This is not obvious from the text of the dispel magic spell itself ("the spell ends"). However, it was clarified in the June 2016 Rules Answers article, later included on page 14 of the 2016 Sage Advice Compendium, and can also be found on D&D Beyond:

If dispel magic targets the magical effect from bless cast by a cleric, does it remove the effect on all the targets?
Dispel magic ends a spell on one target. It doesn’t end the same spell on other targets.

In other words, if three creatures are all under the effects of the same bless spell, and I cast dispel magic on one of them, it ends only the effects of the bless on one of them - it doesn't actually end the 'source spell' that is affecting all of them. Similarly, casting dispel magic on just the illusory copy of you will end all effects of mislead on that illusory copy, but it won't end the original mislead spell itself or other effects of the spell on other targets, like the invisibility on you.

Targeting Strategy

If I am being bothered by something I suspect of being a misleading duplicate of you, what should I choose as my target? That depends on whether I know where you are. Note that I don't have to see you to choose you (a creature) as my target - you just have to be in range and not behind total cover. Also note that even if you are invisible, I still know where you are unless you are Hidden. If I am confident that I can successfully choose you as a target for dispel magic, doing so will end both your invisibility and the existence of the duplicate (even if it is not in range).

If, however, I can see only the duplicate, and I am not sure of where you are - or even whether you are actually within range - then it is safer for me to cast dispel magic on the duplicate. Doing so won't end your invisibility, but it is better than casting my spell and having it fail due to having an illegitimate target.

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No, the spell treats the invisibility and the double as separate magical effects.

The spell notes that if the invisibility portion of it is broken, the double is unaffected.

The double lasts for the duration, but the invisibility ends if you attack or cast a spell.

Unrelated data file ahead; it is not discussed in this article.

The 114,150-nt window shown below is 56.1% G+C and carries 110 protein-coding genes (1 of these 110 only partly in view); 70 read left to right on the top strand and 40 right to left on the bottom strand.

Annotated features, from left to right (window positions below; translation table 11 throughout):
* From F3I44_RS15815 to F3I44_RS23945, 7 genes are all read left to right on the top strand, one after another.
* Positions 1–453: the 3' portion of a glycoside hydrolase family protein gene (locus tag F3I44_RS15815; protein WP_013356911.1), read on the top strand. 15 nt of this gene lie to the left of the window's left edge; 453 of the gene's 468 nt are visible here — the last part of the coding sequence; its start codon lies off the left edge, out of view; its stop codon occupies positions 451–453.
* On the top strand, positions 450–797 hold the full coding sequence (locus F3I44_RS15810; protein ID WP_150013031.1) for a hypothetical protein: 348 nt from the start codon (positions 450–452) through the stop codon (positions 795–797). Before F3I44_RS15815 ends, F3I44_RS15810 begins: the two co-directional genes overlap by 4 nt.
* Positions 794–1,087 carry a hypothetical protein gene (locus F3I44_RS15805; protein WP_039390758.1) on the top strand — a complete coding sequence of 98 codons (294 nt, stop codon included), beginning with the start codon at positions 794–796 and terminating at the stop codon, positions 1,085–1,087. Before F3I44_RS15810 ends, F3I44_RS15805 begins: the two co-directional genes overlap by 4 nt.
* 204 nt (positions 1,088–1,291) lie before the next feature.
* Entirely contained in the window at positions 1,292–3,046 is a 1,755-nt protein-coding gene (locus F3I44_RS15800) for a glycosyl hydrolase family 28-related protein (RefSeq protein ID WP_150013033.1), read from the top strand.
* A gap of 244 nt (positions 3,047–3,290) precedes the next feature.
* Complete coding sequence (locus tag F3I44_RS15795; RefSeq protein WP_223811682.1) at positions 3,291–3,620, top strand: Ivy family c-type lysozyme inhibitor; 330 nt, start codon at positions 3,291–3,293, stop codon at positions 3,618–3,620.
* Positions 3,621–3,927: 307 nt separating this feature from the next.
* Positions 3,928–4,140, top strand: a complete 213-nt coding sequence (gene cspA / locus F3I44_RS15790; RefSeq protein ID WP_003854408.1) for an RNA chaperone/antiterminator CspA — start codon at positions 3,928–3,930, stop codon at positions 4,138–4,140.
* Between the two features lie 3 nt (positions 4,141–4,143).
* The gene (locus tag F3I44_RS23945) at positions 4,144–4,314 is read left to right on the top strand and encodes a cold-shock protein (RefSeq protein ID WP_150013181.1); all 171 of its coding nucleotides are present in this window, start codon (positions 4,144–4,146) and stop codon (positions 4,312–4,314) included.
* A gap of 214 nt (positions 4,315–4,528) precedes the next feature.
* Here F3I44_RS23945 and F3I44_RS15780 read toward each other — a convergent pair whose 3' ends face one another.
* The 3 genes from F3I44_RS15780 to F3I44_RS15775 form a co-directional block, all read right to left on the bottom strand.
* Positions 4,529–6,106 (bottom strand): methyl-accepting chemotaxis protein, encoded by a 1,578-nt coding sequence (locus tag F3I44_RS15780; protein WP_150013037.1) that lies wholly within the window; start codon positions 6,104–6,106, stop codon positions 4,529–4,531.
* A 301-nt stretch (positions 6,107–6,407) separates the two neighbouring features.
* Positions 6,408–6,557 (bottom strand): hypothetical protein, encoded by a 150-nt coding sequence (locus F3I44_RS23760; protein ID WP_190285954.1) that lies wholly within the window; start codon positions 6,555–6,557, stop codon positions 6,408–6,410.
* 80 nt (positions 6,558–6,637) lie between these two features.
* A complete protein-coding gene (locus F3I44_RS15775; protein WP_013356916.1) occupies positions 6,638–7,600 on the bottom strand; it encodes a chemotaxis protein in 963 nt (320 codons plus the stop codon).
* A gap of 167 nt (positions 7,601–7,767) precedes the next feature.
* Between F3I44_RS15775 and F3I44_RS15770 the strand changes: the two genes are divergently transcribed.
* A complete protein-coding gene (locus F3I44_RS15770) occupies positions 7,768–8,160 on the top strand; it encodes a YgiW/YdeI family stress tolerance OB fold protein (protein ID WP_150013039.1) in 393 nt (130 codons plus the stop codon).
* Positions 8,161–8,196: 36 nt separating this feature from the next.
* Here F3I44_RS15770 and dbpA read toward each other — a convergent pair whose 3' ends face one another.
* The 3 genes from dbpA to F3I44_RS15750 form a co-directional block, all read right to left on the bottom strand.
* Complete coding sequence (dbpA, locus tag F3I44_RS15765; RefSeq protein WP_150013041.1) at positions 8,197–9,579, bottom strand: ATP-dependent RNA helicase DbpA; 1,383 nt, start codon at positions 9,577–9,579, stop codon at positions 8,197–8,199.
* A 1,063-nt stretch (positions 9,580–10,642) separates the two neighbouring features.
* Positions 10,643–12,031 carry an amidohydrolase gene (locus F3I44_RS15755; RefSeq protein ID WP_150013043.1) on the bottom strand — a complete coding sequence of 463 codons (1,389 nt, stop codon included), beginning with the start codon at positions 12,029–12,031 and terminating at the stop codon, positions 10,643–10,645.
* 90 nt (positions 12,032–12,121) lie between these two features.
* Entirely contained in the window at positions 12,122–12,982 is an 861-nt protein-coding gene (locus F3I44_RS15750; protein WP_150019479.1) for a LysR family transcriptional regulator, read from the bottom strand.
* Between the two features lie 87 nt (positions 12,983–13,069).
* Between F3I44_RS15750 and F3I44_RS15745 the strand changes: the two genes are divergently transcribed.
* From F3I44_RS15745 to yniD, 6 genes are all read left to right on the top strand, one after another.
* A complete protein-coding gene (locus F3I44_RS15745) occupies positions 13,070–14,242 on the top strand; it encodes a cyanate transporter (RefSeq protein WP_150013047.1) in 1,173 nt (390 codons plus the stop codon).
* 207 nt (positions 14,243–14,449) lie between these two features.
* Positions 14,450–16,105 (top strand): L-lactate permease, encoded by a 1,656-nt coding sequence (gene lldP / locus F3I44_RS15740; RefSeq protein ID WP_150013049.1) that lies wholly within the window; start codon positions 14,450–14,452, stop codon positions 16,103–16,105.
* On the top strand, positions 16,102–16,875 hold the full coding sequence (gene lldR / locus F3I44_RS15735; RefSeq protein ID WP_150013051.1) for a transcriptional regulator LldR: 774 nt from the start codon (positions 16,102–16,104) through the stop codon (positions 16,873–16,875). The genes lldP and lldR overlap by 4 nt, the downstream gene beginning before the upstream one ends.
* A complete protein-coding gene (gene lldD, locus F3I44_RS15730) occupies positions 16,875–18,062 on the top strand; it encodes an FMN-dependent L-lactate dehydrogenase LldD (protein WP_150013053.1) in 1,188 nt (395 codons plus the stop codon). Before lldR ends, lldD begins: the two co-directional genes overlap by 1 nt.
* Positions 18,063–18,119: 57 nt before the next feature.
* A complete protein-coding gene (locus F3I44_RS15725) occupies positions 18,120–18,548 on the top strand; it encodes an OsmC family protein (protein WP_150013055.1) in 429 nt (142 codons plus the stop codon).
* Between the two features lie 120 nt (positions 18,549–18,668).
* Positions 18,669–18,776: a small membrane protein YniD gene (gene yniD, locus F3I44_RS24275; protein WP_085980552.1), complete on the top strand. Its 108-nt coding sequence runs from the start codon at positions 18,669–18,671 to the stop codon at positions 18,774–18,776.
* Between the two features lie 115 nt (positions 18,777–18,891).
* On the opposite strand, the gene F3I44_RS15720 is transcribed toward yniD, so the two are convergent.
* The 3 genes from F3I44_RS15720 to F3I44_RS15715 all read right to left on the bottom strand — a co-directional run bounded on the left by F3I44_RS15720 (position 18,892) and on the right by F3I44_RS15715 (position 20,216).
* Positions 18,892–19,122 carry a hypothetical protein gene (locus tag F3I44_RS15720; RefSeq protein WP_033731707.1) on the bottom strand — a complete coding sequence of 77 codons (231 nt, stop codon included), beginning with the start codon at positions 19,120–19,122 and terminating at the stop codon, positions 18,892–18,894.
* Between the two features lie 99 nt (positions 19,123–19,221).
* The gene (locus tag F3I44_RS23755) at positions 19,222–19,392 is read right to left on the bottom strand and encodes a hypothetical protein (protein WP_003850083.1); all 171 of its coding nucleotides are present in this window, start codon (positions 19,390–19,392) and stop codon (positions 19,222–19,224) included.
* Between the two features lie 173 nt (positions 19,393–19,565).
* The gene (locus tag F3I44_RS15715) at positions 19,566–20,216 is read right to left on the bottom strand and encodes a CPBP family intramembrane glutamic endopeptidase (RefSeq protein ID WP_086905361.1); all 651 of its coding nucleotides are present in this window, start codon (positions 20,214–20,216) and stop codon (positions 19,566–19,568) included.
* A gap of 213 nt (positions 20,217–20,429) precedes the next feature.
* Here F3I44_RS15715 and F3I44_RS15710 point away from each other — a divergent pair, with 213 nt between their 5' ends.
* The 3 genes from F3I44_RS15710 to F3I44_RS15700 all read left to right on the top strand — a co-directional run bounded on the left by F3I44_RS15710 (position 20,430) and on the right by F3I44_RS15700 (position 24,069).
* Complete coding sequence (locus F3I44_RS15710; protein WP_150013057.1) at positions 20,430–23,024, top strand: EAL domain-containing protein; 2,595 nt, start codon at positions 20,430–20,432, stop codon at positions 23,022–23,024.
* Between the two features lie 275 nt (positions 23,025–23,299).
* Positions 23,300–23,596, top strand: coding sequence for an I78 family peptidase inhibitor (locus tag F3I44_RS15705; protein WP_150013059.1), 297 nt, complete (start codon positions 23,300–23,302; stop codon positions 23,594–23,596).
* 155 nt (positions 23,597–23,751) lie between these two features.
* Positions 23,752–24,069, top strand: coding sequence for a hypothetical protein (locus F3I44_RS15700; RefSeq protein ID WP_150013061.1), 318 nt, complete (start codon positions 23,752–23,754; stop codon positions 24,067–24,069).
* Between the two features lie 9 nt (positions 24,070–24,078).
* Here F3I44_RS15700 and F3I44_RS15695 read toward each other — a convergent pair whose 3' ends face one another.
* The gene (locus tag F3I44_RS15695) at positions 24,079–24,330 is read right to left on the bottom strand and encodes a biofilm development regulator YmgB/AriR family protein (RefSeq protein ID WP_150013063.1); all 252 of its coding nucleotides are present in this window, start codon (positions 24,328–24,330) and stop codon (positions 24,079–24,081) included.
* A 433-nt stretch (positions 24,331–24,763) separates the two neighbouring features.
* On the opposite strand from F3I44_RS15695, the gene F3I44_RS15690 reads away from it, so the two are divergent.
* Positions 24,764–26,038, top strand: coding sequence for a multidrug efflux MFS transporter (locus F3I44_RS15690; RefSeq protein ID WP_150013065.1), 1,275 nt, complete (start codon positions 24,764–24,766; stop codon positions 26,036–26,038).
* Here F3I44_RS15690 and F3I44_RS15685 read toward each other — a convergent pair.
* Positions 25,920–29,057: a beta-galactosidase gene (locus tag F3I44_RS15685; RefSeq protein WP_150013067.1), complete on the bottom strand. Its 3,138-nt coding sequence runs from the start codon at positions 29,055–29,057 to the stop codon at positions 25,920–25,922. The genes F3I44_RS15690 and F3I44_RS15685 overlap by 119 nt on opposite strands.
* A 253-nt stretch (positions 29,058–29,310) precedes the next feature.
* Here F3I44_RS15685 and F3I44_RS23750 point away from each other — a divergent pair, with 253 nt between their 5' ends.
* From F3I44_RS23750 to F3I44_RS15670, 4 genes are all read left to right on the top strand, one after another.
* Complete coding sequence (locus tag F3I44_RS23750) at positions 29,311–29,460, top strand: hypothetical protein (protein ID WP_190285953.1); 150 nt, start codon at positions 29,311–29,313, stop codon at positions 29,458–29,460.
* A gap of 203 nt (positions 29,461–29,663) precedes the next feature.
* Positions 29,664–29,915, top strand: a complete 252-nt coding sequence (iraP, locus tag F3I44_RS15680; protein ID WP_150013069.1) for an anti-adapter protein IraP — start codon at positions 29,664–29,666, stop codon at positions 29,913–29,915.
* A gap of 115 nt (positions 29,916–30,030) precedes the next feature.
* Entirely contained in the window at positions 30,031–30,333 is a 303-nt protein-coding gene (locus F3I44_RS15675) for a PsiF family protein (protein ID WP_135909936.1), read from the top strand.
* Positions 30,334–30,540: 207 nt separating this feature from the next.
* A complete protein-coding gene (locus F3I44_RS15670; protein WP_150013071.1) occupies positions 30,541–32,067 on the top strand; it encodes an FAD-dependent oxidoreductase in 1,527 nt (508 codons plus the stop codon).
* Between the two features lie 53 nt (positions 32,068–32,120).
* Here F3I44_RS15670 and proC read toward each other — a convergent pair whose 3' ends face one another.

This suggests that the double and the invisibility are separate magical effects.

Dispel Magic targets

one creature, object, or magical effect within range

So you can target the double, but that casting of Dispel Magic only targets that magical effect (the illusory double), not the creature that cast the spell. It would dispel that spell on that target (and any others that are on the illusory double as well)

You could also target the invisible caster of the spell, but again that only influences the caster so that the invisibility portion would be dispelled, as well as any spells on the caster, but the illusory double would remain unaffected.

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  • \$\begingroup\$ You're probably right about targeting the illusion, but wouldn't targeting the caster target the whole spell, and as such, end the whole thing? Is it possible to target just the invisibility on the caster, instead of the creature that is the caster, and does that make a difference? \$\endgroup\$
    – Jorn
    Aug 10, 2023 at 8:56
  • \$\begingroup\$ For the only targetting the invisibility, not the caster. I guess so, and that would only dispel the invisibility and not other magical effects on the caster (like for example if someone cast death ward on the caster). But this is probably a different question altogether. \$\endgroup\$
    – Deeps
    Aug 10, 2023 at 9:15
  • \$\begingroup\$ I think the other part of the question is well addressed in Kirt's answer. As Sage Advice Compendium says dispelling the same spell on one target doesn't automatically dispel it on all other targets affected by that spell. \$\endgroup\$
    – Deeps
    Aug 10, 2023 at 9:26
  • \$\begingroup\$ If you target the invisible caster of the spell and your Dispel Magic succeeds, then the spell on the target ends, meaning that the duration expires and the double disappears, by the very description of the spell. \$\endgroup\$
    – Eddymage
    Aug 12, 2023 at 7:42